North American Pipeline Safety Summit

Ronald L. Adams, Senior Vice President, Consolidated Natural Gas Company provided a program summary at the conclusion of the Summit that identified the critical issues facing the natural gas industry as it prepares for, and enters, the next century.

  • When considering the issues, challenges and opportunities for enhancing the safety of pipeline operations, it is essential to understand that shareholder value will still be the primary driver of the industry. The successful companies will be the ones that can grow shareholder value, primarily by managing and controlling capital and operating costs.

– Within companies, value can be enhanced through partnerships with employees, not just to generate and reward good ideas, but to assure the sound implementation of good ideas regardless of the source.
– The return on safety spending can be leveraged through the sharing of good ideas and best practices.

  • However, with regard to safety, the reality is that the industry cannot afford to have incidents. So, even if the total dollars traditionally spent on safety are reduced, safety must continually improve. This is the underlying safety challenge for the industry, and to meet it, the quality of safety must be decoupled from the money spent on it. More efficient processes must be found and utilized.
  • The future safety model must be built upon and complement the business model, which increasingly is dynamic.

– The dynamic model enables an iterative process whereby what needs to be done and by what means is constantly changing and being redefined.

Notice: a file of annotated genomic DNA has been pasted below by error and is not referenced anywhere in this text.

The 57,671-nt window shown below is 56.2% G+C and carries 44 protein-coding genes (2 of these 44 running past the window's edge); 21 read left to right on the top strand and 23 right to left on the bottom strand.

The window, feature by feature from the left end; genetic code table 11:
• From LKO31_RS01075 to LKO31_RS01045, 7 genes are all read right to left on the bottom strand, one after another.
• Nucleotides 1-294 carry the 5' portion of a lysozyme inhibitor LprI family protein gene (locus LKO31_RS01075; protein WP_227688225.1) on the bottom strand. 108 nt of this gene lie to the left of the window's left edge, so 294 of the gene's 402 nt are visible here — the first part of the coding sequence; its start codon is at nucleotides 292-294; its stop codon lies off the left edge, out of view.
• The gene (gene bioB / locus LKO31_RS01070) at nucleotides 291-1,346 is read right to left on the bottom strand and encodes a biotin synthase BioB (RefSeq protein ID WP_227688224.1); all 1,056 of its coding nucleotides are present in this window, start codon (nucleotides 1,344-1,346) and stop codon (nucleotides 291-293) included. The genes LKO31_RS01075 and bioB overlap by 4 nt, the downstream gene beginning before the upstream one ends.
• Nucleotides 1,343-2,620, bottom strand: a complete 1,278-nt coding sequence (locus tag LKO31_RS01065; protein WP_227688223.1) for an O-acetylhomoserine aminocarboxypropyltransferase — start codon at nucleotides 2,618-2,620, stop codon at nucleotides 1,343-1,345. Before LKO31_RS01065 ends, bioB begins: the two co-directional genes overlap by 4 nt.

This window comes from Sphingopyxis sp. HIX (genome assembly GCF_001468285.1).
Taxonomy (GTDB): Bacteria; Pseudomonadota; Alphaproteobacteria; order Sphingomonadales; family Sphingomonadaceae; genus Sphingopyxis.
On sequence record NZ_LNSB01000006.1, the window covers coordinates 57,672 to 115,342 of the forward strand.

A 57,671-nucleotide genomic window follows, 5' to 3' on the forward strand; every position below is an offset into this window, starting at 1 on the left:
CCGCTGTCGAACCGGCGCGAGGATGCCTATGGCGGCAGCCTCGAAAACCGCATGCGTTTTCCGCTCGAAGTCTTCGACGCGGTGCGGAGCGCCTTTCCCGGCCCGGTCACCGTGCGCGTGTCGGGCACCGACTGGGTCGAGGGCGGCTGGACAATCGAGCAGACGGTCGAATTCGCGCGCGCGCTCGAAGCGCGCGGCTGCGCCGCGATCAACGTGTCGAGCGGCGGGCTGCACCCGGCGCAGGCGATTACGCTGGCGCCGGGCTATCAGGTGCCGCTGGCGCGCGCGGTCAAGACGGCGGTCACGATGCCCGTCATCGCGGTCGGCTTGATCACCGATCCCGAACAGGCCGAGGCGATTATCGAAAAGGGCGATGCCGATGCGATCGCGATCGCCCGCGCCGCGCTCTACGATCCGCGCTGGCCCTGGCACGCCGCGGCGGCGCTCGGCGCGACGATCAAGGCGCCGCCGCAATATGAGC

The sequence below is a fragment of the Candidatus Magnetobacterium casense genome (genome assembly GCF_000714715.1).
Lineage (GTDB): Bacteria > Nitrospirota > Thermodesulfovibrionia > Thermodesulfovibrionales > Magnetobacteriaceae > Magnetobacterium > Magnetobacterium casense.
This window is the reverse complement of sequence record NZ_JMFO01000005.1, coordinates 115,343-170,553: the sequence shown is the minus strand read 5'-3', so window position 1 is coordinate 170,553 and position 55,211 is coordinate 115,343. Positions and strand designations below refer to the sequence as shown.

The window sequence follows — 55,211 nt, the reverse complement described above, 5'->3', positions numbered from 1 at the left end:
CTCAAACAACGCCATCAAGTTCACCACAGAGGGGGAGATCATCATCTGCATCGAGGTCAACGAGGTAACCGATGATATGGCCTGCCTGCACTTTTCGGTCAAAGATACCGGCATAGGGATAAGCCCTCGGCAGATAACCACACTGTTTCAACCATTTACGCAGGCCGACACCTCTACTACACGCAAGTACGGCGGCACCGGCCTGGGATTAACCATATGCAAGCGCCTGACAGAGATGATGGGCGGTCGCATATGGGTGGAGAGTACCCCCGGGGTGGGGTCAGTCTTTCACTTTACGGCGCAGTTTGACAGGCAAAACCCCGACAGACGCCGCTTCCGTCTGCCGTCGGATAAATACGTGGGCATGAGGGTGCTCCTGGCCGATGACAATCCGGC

– Reconciling the conflict between the dynamic model and the command and control regulatory approach will be a critical success factor for a viable industry in the future.

– The challenge facing regulators is to facilitate a level of performance that yields successful outcomes.

 – The Department of Transportation’s safety regulations must be viewed as a platform of change rather than the mandate they have become.

  • The operating challenge will be to get more efficient capacity from existing systems, focusing on higher pressures rather than putting more steel in the ground.

– The value of capacity will continue to drop as competition increases.

– Existing assets will have to be better utilized, including partnering with other companies in existing rights of way (ROW).

  • Public perceptions of pipeline operations, safety and risk will increasingly influence the future success of the industry.

– An unspoken source of the public’s perceptions is the reality that the individual landowner does not, unlike in other modes of transportation, choose the risk inherent in pipeline operations.

-The key will be a more open industry that develops a rapport with the public by creating opportunities for interactive communication; again, this development will be an iterative process.

– In Canada, for example, companies have had success in project development and construction by partnering with landowners. This is an effective tool for fostering positive public perceptions and expectations.

  • In technology, we must develop the ability to "reset the clock" on existing systems by deploying the tools that will give accurate, real time analysis of system operating status and condition.

– The challenge will be to create a process or mechanism that fosters the identification of risk-based needs and realistic, cost effective technology solutions within a funding structure that does not diminish shareholder value.